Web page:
Data Privacy During a Pandemic: Rules Abroad and At Home

Since its inception in Europe in 2018, the General Data Protection Regulation (GDPR) has made the topic of respecting personal data one of the most popular in business and regulatory communities worldwide.

What we are experiencing today with the pandemic can be considered a major challenge of the GDPR. If your company operates within the European Union (EU) or offers goods or services to individuals within the EU, you should pay attention to how the GDPR is being implemented. How this challenge is navigated will determine the extent to which this law protects people’s personal data while at the same time, provides the flexibility needed to avoid becoming a heavy burden on organizations and be seen as an obstacle for economic growth.

The current pandemic should not be considered a green light to get out of data privacy obligations and laws.

Flexibility of the GDPR is reflected in the declarations of several legislators. For instance, the Information Commissioner’s Office in the UK (ICO) highlighted that organizations may lack resources, which could impact their ability to comply with some aspects of the law. Furthermore, the ICO confirmed that a flexible approach will be adopted by taking into consideration the impact of the pandemic on the economy. ICO underlined that support will be provided to organizations as they recover from the public health emergency.[1] However, the legislature also noted that people’s rights in terms of data privacy remain applicable and must be protected.

In parallel, the Commission d’accès à l’information du Québec pointed out that for public organizations and private companies, the usual provisions related to the protection of personal information remain applicable.[2] This demonstrates that the current pandemic should not be considered a green light to get out of Data Privacy obligations and laws.

person typing on a computer


  • The fight against COVID-19 has forced organizations to introduce various forms of remote work.
  • The transition to this new way of doing business was sudden. Consequently, if a company did not have a culture of remote work before, the organization and its employees may not be adequately prepared and trained in terms of data protection risks, including personal data.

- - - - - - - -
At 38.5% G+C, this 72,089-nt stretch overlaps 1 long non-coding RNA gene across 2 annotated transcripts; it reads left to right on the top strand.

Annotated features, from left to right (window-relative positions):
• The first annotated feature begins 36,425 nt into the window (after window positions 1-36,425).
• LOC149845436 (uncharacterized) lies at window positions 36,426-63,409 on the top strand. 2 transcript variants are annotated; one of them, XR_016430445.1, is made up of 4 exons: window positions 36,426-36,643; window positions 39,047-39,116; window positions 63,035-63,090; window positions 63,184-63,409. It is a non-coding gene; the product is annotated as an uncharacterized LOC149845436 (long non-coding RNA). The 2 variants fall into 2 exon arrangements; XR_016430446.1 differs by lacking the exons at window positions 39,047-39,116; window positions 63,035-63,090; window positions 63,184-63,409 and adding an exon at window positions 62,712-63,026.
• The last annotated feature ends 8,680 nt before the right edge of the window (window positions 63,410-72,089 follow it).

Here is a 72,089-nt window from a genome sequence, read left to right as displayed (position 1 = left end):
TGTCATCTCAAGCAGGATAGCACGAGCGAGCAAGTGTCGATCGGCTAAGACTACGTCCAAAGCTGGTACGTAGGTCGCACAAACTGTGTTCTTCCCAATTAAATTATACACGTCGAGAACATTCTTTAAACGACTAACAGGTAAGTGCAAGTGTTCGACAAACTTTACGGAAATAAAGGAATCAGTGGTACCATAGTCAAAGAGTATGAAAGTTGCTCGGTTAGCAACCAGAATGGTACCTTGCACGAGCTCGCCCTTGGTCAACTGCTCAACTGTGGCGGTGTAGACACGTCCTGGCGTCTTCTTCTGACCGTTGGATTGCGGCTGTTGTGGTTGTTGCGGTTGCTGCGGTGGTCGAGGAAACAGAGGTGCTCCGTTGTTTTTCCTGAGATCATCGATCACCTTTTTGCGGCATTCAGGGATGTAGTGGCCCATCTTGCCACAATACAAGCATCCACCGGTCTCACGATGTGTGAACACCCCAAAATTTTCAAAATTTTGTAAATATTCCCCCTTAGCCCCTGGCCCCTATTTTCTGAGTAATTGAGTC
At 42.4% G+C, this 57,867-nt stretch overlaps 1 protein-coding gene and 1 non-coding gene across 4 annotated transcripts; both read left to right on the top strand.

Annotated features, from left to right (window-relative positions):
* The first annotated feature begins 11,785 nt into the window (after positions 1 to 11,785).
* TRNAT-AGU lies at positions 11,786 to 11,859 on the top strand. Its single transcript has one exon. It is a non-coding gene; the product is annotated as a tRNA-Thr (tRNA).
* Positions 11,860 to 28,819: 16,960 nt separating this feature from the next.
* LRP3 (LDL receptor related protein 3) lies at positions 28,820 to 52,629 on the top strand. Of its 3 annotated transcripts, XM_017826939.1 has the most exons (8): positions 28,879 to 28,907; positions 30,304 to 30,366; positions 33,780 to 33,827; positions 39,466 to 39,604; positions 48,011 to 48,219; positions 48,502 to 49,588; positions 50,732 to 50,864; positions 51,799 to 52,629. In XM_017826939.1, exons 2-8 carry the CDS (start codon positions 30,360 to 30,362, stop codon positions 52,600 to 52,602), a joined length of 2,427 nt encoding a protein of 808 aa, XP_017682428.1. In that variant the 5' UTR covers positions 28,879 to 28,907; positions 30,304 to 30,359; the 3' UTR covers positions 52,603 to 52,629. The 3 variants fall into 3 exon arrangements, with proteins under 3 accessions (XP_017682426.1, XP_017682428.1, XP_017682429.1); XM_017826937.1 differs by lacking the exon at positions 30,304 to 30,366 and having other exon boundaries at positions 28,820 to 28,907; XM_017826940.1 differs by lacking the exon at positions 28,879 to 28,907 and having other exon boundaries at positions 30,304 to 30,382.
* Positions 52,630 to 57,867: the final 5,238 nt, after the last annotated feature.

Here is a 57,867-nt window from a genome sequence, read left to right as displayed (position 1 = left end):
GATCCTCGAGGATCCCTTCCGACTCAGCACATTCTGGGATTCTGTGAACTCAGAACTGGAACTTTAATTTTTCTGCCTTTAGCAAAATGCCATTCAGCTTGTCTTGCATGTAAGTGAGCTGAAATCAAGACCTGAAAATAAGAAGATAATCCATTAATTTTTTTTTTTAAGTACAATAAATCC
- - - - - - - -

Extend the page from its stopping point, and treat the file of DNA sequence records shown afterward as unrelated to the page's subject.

• The new reality comes with other challenges for IT and security teams.
    • The use of personal WIFI networks and routers represents an increased security risk – these devices can be more easily compromised when compared to enterprise-grade equipment – this increases the risk of data leakage.
    • Because of the difficulties of communicating in person, the volume of files exchanged through e-mail or shared sites has increased drastically, increasing the risk of transferring sensitive personal information via less-secured means.


On June 12, 2020, Quebec’s Minister of Justice, Sonia Lebel introduced a Bill to modernize the Privacy Act.

In a press conference on the same day, Minister Lebel pointed out that our current laws are not robust enough to ensure an adequate protection of personal data[3].

This would be mean that any private and public organizations doing business in Quebec or selling goods and services in Quebec that uses personal data must do what is necessary to protect personal information. Any non-compliance with this new law will be very costly for any organization: previously, the fines under the Act were only $10,000 and $50,000 for repeat offences. Law 25 (formerly Bill 64) now increases these penalties to the greater of $25 million or 4% of worldwide sales. The minimum fine is now $15,000.

More than that, ‘La Commission d’accès à l’information du Québec’ would also have the power to impose, in the private sector, administrative monetary penalties of up to $10 million or 2% of worldwide sales.

Therefore, we believe that prior to the coming into force of this law, organizations must have a clear picture of how they access personal data, where it is stored and how it is used.



At Richter, we are aware of the criticality of protecting organizations’ data. Our team of experts can help you:

  • Put in place a Data Privacy Framework, along with policies and procedures;
  • Review the robustness of controls and measures surrounding Data Privacy;
  • Benchmark the design and operational effectiveness of your practices with the requirement of the best-in-class frameworks and laws (GDPR, etc.);
  • Provide training to your teams on safe or better handling of data;
  • Build an inventory of the personal data collected, processed and stored by the company;
  • Build a mapping of the data collected, processed and stored by the company; and/or Ensure that your IT and security teams have adequate resources to help your organization overcome the challenges of our new business reality.